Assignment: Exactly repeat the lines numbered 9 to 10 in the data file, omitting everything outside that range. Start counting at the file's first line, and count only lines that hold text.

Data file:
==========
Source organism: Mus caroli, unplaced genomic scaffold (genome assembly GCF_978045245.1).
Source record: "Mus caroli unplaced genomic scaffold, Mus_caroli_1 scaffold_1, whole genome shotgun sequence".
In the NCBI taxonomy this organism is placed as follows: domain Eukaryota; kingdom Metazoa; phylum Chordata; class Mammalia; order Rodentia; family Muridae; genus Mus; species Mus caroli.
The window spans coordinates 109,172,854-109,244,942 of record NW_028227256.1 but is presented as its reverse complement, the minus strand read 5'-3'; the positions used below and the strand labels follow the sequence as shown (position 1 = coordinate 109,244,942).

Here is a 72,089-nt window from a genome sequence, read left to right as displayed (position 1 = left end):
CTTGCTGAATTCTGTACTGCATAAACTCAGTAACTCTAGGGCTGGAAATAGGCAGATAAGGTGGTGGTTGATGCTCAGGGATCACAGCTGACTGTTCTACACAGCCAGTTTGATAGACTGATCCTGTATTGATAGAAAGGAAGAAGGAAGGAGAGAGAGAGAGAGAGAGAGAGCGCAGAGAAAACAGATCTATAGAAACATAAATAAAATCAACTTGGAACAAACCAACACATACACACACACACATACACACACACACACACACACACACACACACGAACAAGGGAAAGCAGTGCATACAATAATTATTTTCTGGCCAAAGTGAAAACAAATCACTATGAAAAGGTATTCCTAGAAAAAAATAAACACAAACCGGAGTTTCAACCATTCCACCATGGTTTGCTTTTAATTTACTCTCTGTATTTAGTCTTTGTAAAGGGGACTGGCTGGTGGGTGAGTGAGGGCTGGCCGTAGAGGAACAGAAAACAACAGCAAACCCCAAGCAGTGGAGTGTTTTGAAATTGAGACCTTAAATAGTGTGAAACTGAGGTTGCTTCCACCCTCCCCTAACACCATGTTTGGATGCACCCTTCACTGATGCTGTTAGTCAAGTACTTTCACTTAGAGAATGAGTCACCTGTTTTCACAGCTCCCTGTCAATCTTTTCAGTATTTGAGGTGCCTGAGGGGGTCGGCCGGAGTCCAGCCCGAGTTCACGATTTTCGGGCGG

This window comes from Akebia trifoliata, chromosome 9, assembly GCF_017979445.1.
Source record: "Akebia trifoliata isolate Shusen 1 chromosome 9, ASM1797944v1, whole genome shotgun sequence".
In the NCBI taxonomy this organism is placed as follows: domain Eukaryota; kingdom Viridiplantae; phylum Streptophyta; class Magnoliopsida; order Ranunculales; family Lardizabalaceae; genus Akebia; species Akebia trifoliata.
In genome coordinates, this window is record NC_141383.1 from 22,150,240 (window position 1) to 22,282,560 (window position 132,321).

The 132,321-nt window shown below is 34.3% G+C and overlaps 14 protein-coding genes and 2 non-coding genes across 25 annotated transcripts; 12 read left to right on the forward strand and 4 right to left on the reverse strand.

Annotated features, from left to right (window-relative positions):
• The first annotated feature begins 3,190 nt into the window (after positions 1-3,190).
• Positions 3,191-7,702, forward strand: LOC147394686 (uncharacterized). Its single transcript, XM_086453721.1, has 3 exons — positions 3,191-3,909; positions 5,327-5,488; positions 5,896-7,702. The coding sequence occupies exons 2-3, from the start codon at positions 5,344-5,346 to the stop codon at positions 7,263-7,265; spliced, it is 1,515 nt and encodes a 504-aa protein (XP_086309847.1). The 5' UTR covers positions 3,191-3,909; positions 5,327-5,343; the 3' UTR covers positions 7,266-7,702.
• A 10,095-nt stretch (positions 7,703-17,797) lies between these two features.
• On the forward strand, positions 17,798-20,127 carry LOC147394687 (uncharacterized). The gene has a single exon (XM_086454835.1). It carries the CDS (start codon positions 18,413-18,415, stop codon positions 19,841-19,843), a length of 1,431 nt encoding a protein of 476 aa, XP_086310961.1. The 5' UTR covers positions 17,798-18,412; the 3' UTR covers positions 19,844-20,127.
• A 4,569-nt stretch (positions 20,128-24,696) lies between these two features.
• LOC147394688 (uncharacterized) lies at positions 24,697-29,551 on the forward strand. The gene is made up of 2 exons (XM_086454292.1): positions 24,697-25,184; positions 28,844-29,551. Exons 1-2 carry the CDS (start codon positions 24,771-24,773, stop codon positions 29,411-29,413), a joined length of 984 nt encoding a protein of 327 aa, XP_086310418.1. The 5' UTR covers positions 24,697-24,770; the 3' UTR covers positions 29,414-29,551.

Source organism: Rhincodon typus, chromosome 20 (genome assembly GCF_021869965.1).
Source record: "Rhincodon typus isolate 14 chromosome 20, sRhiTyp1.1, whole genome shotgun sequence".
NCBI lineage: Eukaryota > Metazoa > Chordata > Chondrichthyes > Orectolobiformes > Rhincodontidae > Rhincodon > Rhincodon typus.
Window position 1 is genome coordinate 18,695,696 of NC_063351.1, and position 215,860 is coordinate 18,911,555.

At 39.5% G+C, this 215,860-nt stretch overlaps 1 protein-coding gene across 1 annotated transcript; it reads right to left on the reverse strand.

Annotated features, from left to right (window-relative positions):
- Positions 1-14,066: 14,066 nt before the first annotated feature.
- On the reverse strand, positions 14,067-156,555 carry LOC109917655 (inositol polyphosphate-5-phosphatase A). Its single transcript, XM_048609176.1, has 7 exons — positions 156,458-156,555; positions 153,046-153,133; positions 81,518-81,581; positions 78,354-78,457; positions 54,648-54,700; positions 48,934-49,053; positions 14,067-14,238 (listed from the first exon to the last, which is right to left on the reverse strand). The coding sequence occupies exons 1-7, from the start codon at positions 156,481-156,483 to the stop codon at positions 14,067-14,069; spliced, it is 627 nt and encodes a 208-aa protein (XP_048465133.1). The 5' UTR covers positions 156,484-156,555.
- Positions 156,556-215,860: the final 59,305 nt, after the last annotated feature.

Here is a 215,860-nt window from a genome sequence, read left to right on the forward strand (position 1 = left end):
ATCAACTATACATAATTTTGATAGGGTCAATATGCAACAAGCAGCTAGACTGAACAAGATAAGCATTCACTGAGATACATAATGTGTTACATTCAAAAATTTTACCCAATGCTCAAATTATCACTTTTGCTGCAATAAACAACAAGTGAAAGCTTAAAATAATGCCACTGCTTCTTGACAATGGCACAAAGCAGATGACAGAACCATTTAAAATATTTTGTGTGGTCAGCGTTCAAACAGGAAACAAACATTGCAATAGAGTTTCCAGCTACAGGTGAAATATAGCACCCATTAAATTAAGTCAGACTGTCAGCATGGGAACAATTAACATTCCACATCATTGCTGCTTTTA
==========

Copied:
In the NCBI taxonomy this organism is placed as follows: domain Eukaryota; kingdom Viridiplantae; phylum Streptophyta; class Magnoliopsida; order Ranunculales; family Lardizabalaceae; genus Akebia; species Akebia trifoliata.
In genome coordinates, this window is record NC_141383.1 from 22,150,240 (window position 1) to 22,282,560 (window position 132,321).